ArcGIS Server mapping services can be deployed directly from the data center, or geodatabase replication services can be used to provide incremental updates to ArcGIS Server web services maintained within a private or public cloud hosting infrastructure. The Cloud computing infrastructure provides a new adaptive platform environment for managing high capacity map publishing services.
Organizations are expanding operations to incorporate mobile users as an integral part of their enterprise workflow. Improved availability and capacity of wireless technology support mobile communication connectivity for a growing number of GIS users.
Federated Architecture Deployment Strategies
Database and Web technology standards provide new opportunities to better manage and support user access to a rapidly growing volume of geospatial data resources. Web services and rich communication protocols support efficient data migration between distributed databases and storage locations. Web search engines and standard Web mapping services support integrated geospatial information products published from a common portal environment with data provided from a variety of distributed service locations. Federated architectures identified in the figure below provide better data management, integrating community and national GIS operations. Geodatabase replication services and managed extract, transform, and load (ETL) processes support loosely coupled distributed geodatabase environments.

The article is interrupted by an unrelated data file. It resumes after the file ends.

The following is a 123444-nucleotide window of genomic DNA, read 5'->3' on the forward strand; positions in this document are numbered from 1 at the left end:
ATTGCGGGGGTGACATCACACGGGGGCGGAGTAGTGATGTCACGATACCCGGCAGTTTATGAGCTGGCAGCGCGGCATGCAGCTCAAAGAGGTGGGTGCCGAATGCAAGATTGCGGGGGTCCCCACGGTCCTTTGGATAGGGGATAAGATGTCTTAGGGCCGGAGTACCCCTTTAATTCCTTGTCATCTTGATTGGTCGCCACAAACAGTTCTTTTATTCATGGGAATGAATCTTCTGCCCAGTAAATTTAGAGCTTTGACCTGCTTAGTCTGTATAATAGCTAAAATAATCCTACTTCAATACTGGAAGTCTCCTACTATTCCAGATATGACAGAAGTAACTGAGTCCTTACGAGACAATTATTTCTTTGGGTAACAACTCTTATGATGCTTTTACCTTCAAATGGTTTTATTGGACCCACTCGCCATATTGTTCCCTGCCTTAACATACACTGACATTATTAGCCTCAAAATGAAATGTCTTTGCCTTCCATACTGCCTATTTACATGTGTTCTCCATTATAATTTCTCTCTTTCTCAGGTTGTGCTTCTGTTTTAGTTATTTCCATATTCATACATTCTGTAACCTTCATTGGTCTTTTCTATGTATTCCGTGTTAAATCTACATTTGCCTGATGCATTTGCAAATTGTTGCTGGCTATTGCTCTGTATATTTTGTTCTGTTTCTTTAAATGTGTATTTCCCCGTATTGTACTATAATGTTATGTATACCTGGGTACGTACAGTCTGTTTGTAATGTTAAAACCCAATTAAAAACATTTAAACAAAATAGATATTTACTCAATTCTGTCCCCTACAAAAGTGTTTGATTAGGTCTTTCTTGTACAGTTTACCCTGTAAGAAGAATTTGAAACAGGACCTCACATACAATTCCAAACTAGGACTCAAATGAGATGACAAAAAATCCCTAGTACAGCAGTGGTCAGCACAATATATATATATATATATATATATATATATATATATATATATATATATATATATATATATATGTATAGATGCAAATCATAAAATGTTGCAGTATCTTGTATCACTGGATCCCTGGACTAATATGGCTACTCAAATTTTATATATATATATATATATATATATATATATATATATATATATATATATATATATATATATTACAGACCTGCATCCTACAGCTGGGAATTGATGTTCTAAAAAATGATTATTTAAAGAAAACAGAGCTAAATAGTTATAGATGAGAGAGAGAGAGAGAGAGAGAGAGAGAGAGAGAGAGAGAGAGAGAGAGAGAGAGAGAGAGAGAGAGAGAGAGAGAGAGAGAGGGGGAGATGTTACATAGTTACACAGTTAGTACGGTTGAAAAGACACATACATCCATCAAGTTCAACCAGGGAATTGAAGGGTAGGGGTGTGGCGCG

Multi-layered data architecture patterns are becoming more common. Solutions include the standard desktop, server, and mobile patterns for each implementation level.
Best Practice: Multiple database layers improve security and control level of data dissemination.
Community Deployment Strategies